I apologize in advance to those who happened on this page and while reading it felt that they were being preached to by some arrogant amateur about something that any normal adult and human being should know; that’s why I put off adding this page but after talking with many a staff about their experiences and their situations, I felt a strong urge to say my “two yen” on my blog.
As a fan of Kyoto’s locally based cafes and restaurants and as a customer who thinks of the staff of these establishments like friends and/or family, I hope that anyone who visits them will feel, even a little, or eventually feel the way that I do. In order to have a great Kyoto café/restaurant experience, I feel that it would be helpful to keep the following in mind:
❀ Ordering one item on the menu per person…since there is no tipping when dining out in Japan and very few places charge for seating, it is crucial that each person order at least one thing on the menu, about ￥500 is preferred although not expected…the longer that one stays, it would be nice if another order is made but it’s not required unless one stays over two hours. Some places may be too nice to tell customers this (that’s Kyoto for you, you “read the air”) but I bet that many feel this way.
❀ Expect for the possibility of orders taking time…especially during lunch and dinner hours and when there are only one or two people on staff to attend to everyone’s orders, it may not be possible for one to get his food in 10 minutes, especially because most places prepare the food upon receiving the order (at least the places of which I’m fond). If you want food fast, it’s best to hit the convenient stores or a coffee chain like Starbucks but then even a chain fast food joint or restaurant takes time at times.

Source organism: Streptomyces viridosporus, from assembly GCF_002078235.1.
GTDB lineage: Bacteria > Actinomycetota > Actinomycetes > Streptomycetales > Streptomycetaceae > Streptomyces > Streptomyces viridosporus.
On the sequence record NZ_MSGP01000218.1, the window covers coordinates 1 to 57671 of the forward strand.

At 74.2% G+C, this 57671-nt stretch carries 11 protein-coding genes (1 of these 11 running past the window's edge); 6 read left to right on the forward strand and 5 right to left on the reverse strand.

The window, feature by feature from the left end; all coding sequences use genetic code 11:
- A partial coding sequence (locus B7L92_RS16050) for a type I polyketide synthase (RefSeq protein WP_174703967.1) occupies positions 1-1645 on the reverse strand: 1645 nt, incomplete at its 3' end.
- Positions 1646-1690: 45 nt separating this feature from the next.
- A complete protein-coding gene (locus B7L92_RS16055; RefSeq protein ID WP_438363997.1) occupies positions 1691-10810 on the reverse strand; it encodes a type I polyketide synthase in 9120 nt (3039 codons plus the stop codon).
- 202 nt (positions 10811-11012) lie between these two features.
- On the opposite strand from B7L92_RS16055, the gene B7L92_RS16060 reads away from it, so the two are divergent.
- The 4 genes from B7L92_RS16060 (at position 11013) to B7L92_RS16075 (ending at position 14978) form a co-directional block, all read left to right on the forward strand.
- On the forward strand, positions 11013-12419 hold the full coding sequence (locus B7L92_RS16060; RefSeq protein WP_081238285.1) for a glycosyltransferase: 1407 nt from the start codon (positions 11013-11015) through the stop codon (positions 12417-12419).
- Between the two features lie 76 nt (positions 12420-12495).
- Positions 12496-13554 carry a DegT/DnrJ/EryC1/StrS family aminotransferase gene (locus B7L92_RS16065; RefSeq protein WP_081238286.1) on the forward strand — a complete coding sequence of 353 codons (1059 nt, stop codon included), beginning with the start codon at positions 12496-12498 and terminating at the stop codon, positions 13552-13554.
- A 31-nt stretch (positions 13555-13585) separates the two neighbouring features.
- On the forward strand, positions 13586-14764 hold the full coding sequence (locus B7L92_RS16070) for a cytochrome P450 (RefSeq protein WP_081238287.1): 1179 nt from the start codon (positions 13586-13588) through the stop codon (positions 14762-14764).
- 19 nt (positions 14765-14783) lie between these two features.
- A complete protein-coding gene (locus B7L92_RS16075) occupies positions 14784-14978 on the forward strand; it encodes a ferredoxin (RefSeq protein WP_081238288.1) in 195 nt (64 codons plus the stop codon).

❀ Ask to take pictures first…there’s the possibility that pictures aren’t allowed at all or only food and pictures of oneself are allowed and in the cases that it’s okay, many will ask that one take pictures without other customers in them and without walking around if it means that one will bother other customers. I’ve heard of and have even saw customers who still sneak shots or just ignore these requests which is VERY disrespectful…I wonder if they would like it if I a total stranger went in to their bedrooms and just started taking pictures of everything. Of course one may think such a case is totally different, because a café is a public facility, but if one thinks of the thought and care that the owners put in to creating them, it’s understandable that to a certain extent we the customers are invading the owners’ private space.
Many locally based establishments don’t pressure their customers to leave because there is a line outside because they truly want one to enjoy his visit and feel welcome to come back again, whether one is a regular or a first-timer; this is why I feel that Japan’s service is the best in the world. However, I know a few customers “read the air” by having their food and quickly scuttling out, including devout regulars like me;)…in my case I just want more customers to enjoy their visit to a great establishment because there’s nothing like being turned away when one makes the effort to make it there in the first place.
In many places around the world, the service industry executes “the customer is always right” way of thinking and Japan definitely excels at this. However, there are customers who abuse this “right” and push irrational expectations when being served and in Japan not many servers will talk back except to apologize profusely for the wrong that they had not done. The only way to get excellent service and have an unforgettably wonderful experience is to be an excellent customer by obliging to the ways of an establishment and keep a thankful heart for the service, and above all treat others as one would like to be treated (the Golden Rule is gold for a reason;)). Even if one does this and the service is bad, it’s then on the heads of the staff. Fortunately, most of my experiences have included lovely establishments and customers just as lovely who leave with a cheerful “thank you” or “ありがとうarigatou“.
I hope that my “two yen” didn’t rub anyone the wrong way…if it did, I just ask that he forgets what’s been read or assume that these words don’t apply to him.☺ お願いしますO-negai shimasu.m(__)m